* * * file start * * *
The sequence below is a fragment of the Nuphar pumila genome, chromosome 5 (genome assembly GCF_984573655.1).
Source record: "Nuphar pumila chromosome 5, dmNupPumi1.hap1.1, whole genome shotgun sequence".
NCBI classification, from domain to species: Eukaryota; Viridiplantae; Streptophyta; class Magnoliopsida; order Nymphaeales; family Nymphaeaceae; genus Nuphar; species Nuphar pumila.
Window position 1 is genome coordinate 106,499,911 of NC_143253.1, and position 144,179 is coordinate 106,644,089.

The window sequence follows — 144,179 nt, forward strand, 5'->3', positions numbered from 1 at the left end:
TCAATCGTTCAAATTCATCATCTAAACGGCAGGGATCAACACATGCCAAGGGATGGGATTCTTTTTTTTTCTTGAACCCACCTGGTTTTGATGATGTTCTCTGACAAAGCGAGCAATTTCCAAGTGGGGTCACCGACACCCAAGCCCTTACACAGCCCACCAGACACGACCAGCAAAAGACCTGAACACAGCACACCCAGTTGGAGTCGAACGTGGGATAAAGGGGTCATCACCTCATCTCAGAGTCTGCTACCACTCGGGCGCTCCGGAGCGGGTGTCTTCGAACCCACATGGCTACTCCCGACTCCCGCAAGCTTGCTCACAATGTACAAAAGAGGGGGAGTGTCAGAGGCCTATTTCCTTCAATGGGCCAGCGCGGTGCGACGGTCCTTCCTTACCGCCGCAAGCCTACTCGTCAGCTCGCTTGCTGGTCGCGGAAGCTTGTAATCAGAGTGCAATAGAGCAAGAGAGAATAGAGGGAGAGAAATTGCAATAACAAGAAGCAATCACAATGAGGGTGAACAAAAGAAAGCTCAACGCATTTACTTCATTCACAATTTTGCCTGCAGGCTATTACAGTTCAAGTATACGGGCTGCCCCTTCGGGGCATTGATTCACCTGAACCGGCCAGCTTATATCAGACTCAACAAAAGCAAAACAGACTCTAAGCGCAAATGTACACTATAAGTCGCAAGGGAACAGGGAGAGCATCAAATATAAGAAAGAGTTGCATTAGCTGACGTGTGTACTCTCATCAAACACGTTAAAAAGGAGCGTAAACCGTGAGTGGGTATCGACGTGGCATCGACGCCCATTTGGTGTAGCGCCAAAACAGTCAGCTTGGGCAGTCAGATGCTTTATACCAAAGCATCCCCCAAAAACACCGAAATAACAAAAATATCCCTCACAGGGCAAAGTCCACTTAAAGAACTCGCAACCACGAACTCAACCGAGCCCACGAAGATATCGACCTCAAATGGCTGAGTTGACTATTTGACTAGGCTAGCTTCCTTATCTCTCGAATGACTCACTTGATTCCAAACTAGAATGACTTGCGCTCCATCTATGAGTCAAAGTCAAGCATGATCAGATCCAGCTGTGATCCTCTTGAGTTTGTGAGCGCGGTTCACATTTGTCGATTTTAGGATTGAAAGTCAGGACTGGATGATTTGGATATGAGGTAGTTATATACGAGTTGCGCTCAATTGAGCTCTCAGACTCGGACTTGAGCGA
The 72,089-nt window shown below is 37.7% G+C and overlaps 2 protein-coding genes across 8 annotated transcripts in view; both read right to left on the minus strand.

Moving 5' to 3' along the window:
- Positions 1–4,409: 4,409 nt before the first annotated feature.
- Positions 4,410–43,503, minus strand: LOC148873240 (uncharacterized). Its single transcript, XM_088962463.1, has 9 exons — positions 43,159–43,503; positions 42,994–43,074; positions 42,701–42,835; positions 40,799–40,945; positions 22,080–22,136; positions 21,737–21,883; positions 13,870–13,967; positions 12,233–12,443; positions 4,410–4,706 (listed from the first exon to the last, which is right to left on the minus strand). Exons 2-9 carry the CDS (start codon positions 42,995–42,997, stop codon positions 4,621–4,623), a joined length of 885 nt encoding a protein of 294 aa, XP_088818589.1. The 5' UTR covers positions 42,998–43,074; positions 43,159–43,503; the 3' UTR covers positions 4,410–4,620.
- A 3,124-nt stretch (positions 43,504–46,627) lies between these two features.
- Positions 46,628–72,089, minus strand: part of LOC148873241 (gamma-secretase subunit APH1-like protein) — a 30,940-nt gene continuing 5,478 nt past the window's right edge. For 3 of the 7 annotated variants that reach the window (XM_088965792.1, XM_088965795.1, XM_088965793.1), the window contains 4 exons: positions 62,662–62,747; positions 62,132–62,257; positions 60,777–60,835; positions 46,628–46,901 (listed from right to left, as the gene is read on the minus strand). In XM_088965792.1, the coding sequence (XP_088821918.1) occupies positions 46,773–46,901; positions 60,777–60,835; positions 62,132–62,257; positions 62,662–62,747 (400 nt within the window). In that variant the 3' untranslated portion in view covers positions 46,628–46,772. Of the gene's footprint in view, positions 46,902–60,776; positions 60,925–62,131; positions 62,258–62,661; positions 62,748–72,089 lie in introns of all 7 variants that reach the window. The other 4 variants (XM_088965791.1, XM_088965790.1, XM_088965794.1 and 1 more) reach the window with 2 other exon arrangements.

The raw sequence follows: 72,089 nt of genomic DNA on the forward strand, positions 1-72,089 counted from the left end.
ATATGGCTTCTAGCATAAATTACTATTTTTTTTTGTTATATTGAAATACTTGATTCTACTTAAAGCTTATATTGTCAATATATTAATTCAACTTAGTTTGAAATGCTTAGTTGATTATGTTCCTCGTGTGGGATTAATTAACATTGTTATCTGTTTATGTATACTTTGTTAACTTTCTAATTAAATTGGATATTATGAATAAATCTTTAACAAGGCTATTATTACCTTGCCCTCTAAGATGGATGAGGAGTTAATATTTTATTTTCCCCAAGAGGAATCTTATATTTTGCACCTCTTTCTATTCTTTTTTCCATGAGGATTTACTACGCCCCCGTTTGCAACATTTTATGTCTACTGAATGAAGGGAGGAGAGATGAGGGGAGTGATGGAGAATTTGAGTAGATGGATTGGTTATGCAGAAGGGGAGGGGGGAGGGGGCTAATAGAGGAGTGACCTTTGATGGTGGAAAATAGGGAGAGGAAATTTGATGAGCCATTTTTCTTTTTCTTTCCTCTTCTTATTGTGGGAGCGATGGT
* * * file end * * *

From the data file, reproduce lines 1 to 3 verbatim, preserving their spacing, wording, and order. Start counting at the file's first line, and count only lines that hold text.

The sequence below is a fragment of the Nuphar pumila genome, chromosome 5 (genome assembly GCF_984573655.1).
Source record: "Nuphar pumila chromosome 5, dmNupPumi1.hap1.1, whole genome shotgun sequence".
NCBI classification, from domain to species: Eukaryota; Viridiplantae; Streptophyta; class Magnoliopsida; order Nymphaeales; family Nymphaeaceae; genus Nuphar; species Nuphar pumila.